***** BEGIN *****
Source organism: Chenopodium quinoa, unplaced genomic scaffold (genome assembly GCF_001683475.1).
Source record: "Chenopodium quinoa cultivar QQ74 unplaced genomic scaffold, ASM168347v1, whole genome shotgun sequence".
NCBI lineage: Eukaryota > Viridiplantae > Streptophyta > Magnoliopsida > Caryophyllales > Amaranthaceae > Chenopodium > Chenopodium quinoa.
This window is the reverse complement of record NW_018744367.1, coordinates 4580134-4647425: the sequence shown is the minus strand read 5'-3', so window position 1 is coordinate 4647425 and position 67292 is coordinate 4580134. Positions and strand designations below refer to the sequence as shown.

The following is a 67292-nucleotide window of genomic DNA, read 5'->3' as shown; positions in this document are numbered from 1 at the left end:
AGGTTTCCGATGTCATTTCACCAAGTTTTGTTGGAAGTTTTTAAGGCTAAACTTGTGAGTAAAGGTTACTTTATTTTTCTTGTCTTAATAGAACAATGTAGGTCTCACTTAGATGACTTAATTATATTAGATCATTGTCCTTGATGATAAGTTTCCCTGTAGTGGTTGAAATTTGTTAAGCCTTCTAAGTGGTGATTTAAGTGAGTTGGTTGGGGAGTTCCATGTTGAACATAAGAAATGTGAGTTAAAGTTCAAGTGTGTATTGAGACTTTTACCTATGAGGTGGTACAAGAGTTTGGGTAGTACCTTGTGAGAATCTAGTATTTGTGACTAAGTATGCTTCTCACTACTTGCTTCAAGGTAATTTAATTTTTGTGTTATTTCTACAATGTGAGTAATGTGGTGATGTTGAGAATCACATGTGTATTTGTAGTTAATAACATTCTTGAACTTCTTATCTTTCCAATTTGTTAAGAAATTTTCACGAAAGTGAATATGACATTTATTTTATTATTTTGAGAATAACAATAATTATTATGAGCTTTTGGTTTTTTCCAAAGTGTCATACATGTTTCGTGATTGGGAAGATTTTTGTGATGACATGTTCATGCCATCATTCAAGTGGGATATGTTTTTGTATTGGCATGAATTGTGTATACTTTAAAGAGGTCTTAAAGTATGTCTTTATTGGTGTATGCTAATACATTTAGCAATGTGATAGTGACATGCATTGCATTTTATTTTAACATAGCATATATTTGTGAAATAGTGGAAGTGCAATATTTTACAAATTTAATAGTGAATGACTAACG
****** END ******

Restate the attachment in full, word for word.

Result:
Source organism: Chenopodium quinoa, unplaced genomic scaffold (genome assembly GCF_001683475.1).
Source record: "Chenopodium quinoa cultivar QQ74 unplaced genomic scaffold, ASM168347v1, whole genome shotgun sequence".
NCBI lineage: Eukaryota > Viridiplantae > Streptophyta > Magnoliopsida > Caryophyllales > Amaranthaceae > Chenopodium > Chenopodium quinoa.
This window is the reverse complement of record NW_018744367.1, coordinates 4580134-4647425: the sequence shown is the minus strand read 5'-3', so window position 1 is coordinate 4647425 and position 67292 is coordinate 4580134. Positions and strand designations below refer to the sequence as shown.

The following is a 67292-nucleotide window of genomic DNA, read 5'->3' as shown; positions in this document are numbered from 1 at the left end:
AGGTTTCCGATGTCATTTCACCAAGTTTTGTTGGAAGTTTTTAAGGCTAAACTTGTGAGTAAAGGTTACTTTATTTTTCTTGTCTTAATAGAACAATGTAGGTCTCACTTAGATGACTTAATTATATTAGATCATTGTCCTTGATGATAAGTTTCCCTGTAGTGGTTGAAATTTGTTAAGCCTTCTAAGTGGTGATTTAAGTGAGTTGGTTGGGGAGTTCCATGTTGAACATAAGAAATGTGAGTTAAAGTTCAAGTGTGTATTGAGACTTTTACCTATGAGGTGGTACAAGAGTTTGGGTAGTACCTTGTGAGAATCTAGTATTTGTGACTAAGTATGCTTCTCACTACTTGCTTCAAGGTAATTTAATTTTTGTGTTATTTCTACAATGTGAGTAATGTGGTGATGTTGAGAATCACATGTGTATTTGTAGTTAATAACATTCTTGAACTTCTTATCTTTCCAATTTGTTAAGAAATTTTCACGAAAGTGAATATGACATTTATTTTATTATTTTGAGAATAACAATAATTATTATGAGCTTTTGGTTTTTTCCAAAGTGTCATACATGTTTCGTGATTGGGAAGATTTTTGTGATGACATGTTCATGCCATCATTCAAGTGGGATATGTTTTTGTATTGGCATGAATTGTGTATACTTTAAAGAGGTCTTAAAGTATGTCTTTATTGGTGTATGCTAATACATTTAGCAATGTGATAGTGACATGCATTGCATTTTATTTTAACATAGCATATATTTGTGAAATAGTGGAAGTGCAATATTTTACAAATTTAATAGTGAATGACTAACG